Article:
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Re: How to get rid of *GNU Emacs* buffer on start-up?

From: Xah
Subject: Re: How to get rid of *GNU Emacs* buffer on start-up?
Date: Thu, 25 Sep 2008 04:17:42 -0700 (PDT)
User-agent: G2/1.0

On Sep 25, 2:09 am, Andreas Politz <address@hidden> wrote:
> You have to admit that some people do like to argue withXah.
> OP:How do I do X ?XAH: Well, actually if emacs weren't so backwards, you 
> could do Y.
> SOMEONE: Wait a minute, actually X isn't such a bad thing.
> Next time I check the thread has 200 posts, half of them fromxah.

I don't think it's like that. It's more like this:

A emacs user: How do I do X ?

Tech geeker: [answer] but you should learn the emacs way, such as
*scratch*, and don't use HTML for email, and you shouldn't use GUI,
and you shouldn't use the mouse.

XAH: I disagree. Because xyz. [1 thousand words of detailed
explanations, reasons, patches]

Tech geeker 2: You shit.

Tech geeker 3: Why do you hijack the thread for your personal issue.

Tech geeker 4: You are wrong, period.

Tech geeker 5: No! 'nuff said.

Tech geeker 6: You are a moron.

Tech geeker 7: Do you know the basics of emacs?

Tech geeker 8: Emacs is not Microsoft!

Tech geeker 9: Why are you using curly quote in newsgroup post? Please
use ascii.

Tech geeker 10: Are you still trolling eh?


You can check back how this thread started. e.g.

The first message that mentions *scratch*, is this:

I quote:

On 2008 Sep 16, 1:44 am, Charles Sebold wrote:
> In addition to everything else that's been said, I've noticed that
> hitting "q" deletes the buffer and sends me to the good old *scratch*
> buffer, too.  I just got used to doing that.

Note the phrase GOOD OLD.

And my first response:

I quote in full:

On Sep 16, 1:44 am, Charles Sebold <address@hidden> wrote:

> On 16 Sep 2008, Davin Pearson wrote:

> > Every time I start Emacs I have to bury to *GNU Emacs buffer.  This
> > is a little bit annoying having to do this.  If I can't kill this
> > buffer, then I would at least prefer the default-directory of that
> > buffer to be "~/" so that I can easily load a file that I want to
> > edit.  The following code is what I have written to accomplish that
> > task but sadly it doesn't appear to work.

> In addition to everything else that's been said, I've noticed that
> hitting "q" deletes the buffer and sends me to the good old *scratch*
> buffer, too.  I just got used to doing that.

I think the existance of the lisp scratch buffer is one of the major
usability problem of emacs that prevents emacs from being widely
adopted by most text editing audience.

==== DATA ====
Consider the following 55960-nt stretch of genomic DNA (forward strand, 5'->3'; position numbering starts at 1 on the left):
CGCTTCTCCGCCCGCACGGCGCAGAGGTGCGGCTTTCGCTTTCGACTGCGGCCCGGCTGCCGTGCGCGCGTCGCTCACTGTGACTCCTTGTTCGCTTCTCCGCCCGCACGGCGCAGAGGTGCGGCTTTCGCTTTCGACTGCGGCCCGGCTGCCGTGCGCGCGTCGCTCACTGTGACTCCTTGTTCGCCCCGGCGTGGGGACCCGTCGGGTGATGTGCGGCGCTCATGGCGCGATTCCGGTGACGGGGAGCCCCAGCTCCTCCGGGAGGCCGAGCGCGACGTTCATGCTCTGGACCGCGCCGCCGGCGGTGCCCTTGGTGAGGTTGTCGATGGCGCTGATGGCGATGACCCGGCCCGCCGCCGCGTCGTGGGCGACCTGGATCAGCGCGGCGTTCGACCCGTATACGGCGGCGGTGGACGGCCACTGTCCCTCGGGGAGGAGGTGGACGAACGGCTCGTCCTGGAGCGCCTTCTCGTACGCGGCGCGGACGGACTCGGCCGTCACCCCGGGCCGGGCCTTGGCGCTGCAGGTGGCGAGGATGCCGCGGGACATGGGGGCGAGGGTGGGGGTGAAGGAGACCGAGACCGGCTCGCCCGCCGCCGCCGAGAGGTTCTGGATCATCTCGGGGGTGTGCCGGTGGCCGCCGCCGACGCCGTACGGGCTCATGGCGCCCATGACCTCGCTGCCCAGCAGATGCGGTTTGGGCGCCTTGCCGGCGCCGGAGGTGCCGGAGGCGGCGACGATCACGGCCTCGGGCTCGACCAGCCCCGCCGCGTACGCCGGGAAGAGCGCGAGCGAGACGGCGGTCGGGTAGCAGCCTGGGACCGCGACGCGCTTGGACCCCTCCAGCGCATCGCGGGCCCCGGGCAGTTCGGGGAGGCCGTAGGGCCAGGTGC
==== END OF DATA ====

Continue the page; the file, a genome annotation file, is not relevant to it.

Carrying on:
I wrote some detail about it here:

I think emacs should get rid of the lisp scratch buffer completely.
Instead, have Ctrl+n for New File, that creates a new buffer named
“untitled” and default to text mode. The default mode can be
customized to set to lisp mode for those who wishes of course.

following is a excerpt

Q: I find the “*scratch*” buffer useful...

A: Just about anything, once it is exposed to human animals, a
significant number will find it useful. This is a matter of habit and
conditioning and applies to all aspects of human habit or behavior, as
you'll find people in cultures into things you couldn't dream of.
(such as body modification as flattening their breasts, widening a
hole in lower lips... to lesser degree tattoo, muscle bulking... or
sexual preferences and fetishes such as shit-eating... , or food
intake habits (eating/drinking/diet habits) ...)

Suppose you have random features in a software, and give this software
to a large number of people to use for few decades. Chances are, every
feature will be useful to a good sized number of people. People, in a
sense, adapt their work habits to the features.

The issue about emacs's “*scratch*” “buffer” is that:

    * It is not useful by 99% of letter writers. If they wanted a
scratch pad, they can open a new document and not save it. This way is
familiar to all software users.

    * The “*scratch*” “buffer” is primarily designed for elisp
programers. (it defaults to lisp mode) Majority of people who use
emacs are not lisp coders. For lisp coders, they can easily customize
their emacs to have a “*scratch*” “buffer”.

    * The “*scratch*” “buffer” is a intrusive idiosyncrasy. It is
persistent, cannot be closed (it regenerates). It is foreign to all
programers. This idiosyncrasy is the first thing presented to users,
and it persists.


I have made a implementation of my suggestion solution. It will be
incorporated into my ergonomic keybinding in the next version.

Here's the basics:

(global-set-key (kbd "C-n") 'new-empty-buffer) ; Open New File

(defun new-empty-buffer ()
  "Opens a new empty buffer."
  (let ((buf (generate-new-buffer "untitled")))
    (switch-to-buffer buf)
    (funcall (and initial-major-mode))
    (setq buffer-offer-save t)))
;; note: emacs won't offer to save a buffer that's
;; not associated with a file,
;; even if buffer-modified-p is true.
;; One work around is to define your own my-kill-buffer function
;; that wraps around kill-buffer, and check on the buffer modification
;; status to offer save
;; This custome kill buffer is close-current-buffer.

For the command close-current-buffer, see:





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